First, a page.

I don’t remember when I first heard the false narrative according to which Jewish people murder Christian children and use their blood to bake matzo — but it always registered with me as a bit of a joke. Ridiculous, I thought. Surely no one could have ever believed that, not really.
I had the luxury of this attitude because everyone in my community was Jewish, because I was part of a majority that held power — in other words, my experience was one that, historically speaking, has been vanishingly rare for Jewish people. In Edward Berenson’s new history, The Accusation: Blood Libel in an American Town, he details, among other things, just how long this false narrative of ritual sacrifice has been around, and its continued relevance.
Despite the book’s title and blurb, which suggest it might be a historical true crime narrative à la Karen Abbott or Erik Larson, Berenson’s book is far more concerned with the history and context of the accusation leveled against Jews for centuries than with the single incident of blood libel that occurred in Massena, N.Y. That event serves as a jumping-off point and culmination, more than anything: In September 1928, a 4-year-old girl disappeared for just over a day, during which time about 300 townspeople came to her parents’ aid and began searching for her. Meanwhile, someone — it’s unclear who — started a rumor that she had been snatched by the town Jews for ritual slaughter. The rumor was taken seriously enough that despite having no evidence, the police questioned the town’s rabbi, which shook him and the small Jewish community enough that they feared a pogrom was imminent.
Most of the book, however, is concerned with the context leading up to this event. Berenson explores the earliest documented cases in which Jews were accused of some form of ritual violence, with the first known blood libel accusation occurring in Fulda, a town in Germany: “On Christmas Day in 1235, five Christian boys died in a fire, and the local Jews were accused of killing them to harvest their blood. Three days later, thirty-four Jews were tortured and killed in retaliation.”
Why, though? Why blood, why Jews? There is no single answer, the accusation becoming cemented because of a confluence of events, repetition across generations, and the fact that passing around the blood libel rumor was surely more interesting and dramatic than telling of their exoneration after the fact (not that the official declaration of their innocence necessarily spared them vigilante violence).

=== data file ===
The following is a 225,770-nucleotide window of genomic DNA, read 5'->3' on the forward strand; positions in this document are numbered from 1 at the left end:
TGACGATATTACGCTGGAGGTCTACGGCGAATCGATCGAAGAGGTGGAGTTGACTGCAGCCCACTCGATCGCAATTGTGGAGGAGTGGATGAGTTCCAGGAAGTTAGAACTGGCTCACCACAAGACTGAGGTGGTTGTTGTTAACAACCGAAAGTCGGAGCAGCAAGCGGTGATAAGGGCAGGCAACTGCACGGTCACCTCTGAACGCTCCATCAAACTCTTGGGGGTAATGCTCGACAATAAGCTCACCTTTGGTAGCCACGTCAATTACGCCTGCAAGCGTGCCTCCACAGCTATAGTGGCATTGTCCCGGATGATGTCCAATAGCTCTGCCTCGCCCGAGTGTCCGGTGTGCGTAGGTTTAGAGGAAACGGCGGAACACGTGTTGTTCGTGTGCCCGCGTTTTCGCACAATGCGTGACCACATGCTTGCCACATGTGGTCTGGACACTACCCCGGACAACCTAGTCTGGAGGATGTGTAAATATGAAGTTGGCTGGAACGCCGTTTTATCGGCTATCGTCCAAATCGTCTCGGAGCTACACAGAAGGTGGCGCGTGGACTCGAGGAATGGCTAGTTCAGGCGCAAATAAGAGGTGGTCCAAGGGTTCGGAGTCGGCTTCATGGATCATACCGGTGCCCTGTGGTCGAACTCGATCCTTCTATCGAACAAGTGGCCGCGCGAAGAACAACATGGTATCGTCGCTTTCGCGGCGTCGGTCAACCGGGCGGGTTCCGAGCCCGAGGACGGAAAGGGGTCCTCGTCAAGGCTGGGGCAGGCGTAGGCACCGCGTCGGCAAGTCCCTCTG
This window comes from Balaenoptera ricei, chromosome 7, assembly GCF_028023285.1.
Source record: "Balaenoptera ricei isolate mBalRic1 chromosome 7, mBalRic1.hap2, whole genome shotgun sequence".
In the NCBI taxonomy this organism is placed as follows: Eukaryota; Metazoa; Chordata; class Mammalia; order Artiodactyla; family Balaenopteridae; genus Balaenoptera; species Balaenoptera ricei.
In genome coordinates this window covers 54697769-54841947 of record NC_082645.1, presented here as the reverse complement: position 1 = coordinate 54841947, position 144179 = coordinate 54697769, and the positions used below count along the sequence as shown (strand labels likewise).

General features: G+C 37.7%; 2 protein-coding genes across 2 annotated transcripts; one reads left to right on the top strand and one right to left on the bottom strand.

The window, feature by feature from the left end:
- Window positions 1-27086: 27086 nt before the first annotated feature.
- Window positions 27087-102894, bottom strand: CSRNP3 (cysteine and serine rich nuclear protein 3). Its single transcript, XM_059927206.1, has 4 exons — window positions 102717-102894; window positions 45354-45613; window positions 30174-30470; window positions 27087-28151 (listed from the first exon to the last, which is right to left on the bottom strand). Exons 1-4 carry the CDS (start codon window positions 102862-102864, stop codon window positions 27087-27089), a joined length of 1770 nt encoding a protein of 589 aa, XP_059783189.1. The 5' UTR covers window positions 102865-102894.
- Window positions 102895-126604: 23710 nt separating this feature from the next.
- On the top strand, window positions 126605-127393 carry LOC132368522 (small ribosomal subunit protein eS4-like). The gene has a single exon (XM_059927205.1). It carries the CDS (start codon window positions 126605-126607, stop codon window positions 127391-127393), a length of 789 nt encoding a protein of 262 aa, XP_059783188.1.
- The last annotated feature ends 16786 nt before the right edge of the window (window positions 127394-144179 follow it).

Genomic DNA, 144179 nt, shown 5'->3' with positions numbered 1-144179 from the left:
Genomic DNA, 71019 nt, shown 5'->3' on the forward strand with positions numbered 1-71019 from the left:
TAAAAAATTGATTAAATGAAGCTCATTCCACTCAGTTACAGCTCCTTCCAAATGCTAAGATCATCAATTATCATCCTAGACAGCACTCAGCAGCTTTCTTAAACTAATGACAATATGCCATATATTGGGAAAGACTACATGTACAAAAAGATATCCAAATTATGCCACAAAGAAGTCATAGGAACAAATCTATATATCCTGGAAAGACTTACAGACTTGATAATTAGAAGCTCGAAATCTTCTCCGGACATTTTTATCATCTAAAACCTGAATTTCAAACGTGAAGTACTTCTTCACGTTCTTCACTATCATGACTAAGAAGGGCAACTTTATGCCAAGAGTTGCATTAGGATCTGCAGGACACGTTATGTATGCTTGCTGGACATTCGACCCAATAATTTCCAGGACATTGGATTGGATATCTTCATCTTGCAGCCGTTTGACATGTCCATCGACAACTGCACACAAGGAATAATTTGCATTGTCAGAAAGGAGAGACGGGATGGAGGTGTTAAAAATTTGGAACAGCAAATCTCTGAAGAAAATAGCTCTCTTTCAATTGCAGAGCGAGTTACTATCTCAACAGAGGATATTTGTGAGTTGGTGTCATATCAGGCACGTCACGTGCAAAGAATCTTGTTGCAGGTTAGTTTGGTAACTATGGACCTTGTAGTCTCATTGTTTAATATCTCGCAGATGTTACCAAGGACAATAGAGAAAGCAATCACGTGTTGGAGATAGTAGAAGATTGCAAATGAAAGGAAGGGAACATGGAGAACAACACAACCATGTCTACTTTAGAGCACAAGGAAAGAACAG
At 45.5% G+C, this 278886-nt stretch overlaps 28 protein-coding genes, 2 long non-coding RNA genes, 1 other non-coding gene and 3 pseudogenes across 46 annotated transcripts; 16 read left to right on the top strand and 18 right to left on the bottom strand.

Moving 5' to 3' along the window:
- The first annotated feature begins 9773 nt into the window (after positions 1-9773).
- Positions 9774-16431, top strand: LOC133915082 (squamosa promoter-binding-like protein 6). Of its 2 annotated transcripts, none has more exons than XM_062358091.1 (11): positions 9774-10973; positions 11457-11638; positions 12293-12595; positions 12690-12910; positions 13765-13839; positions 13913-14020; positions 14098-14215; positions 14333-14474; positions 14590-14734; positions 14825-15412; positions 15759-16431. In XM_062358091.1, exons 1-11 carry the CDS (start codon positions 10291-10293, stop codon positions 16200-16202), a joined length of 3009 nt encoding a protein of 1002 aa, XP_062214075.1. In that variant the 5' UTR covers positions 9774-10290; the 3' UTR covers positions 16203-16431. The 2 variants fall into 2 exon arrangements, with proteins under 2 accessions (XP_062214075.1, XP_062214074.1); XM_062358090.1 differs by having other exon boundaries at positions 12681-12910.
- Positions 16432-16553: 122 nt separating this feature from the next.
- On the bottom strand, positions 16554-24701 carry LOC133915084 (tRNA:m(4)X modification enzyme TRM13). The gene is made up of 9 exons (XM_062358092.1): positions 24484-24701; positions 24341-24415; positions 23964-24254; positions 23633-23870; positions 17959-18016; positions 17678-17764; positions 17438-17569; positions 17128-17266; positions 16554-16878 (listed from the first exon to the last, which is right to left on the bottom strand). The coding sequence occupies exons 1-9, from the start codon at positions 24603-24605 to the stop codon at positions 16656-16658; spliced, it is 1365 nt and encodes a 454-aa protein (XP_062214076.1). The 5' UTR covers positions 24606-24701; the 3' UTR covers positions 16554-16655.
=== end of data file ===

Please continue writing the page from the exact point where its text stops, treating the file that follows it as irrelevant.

But one of the most interesting points Berenson makes is that the blood libel rose up just as the Catholic Church, in 1215, declared that “transubstantiation was a dogma, a mandatory belief.” While plenty of European Christians at the time refused to believe this, Berenson argues that “[o]nce Christian heretics had been suppressed, Jews were left as the ultimate heretics — no Muslims were available locally — and they bore the brunt of the persistent effort to enforce the dogma of transubstantiation.”
Berenson is at his best when breaking down the complex factors that had an effect on, and were affected by, this single known blood libel allegation in the U.S. — as he does in the two final chapters of the book, which look at the election of 1928 and the media attention given to the events in Massena after the fact. Elsewhere, as in exploring Massena’s economic and social makeup, he gets lost in the weeds at times, spending pages on details that are harder to tie into what seem to be the book’s main themes: anti-Semitic rhetoric and actions in Europe and how those shifted and changed in the United States. He concludes that while Jewish people certainly experienced social and economic discrimination in the U.S., especially after the waves of immigration in the late 19th and early 20th centuries, there was a very small amount of violence aimed at them here — particularly if compared with the vitriolic rhetoric about and physical harm done to other marginalized people at the time like African Americans, nonwhite immigrants and Catholics.
As it turned out, the little girl who was said to have been ritually slaughtered had actually just gotten lost in the woods. She spent the night trying to keep warm and sleep, and she was found the next day in a field where two teenagers recognized that she must be the child everyone was looking for — and arranged to have her taken home. Berenson writes optimistically that the “national discussion sparked by the Massena case revealed essentially no public support for the notion, still accepted in interwar Europe, that Jews ritually murdered Christian children.” But his epilogue, which discusses the changing but continued violence against Jewish communities in Europe and Canada well after World War II, makes it clear that Massena’s Jews were lucky. If the girl hadn’t emerged from the woods, if animals had gotten to her or if she had drowned somewhere, who knows what would have happened?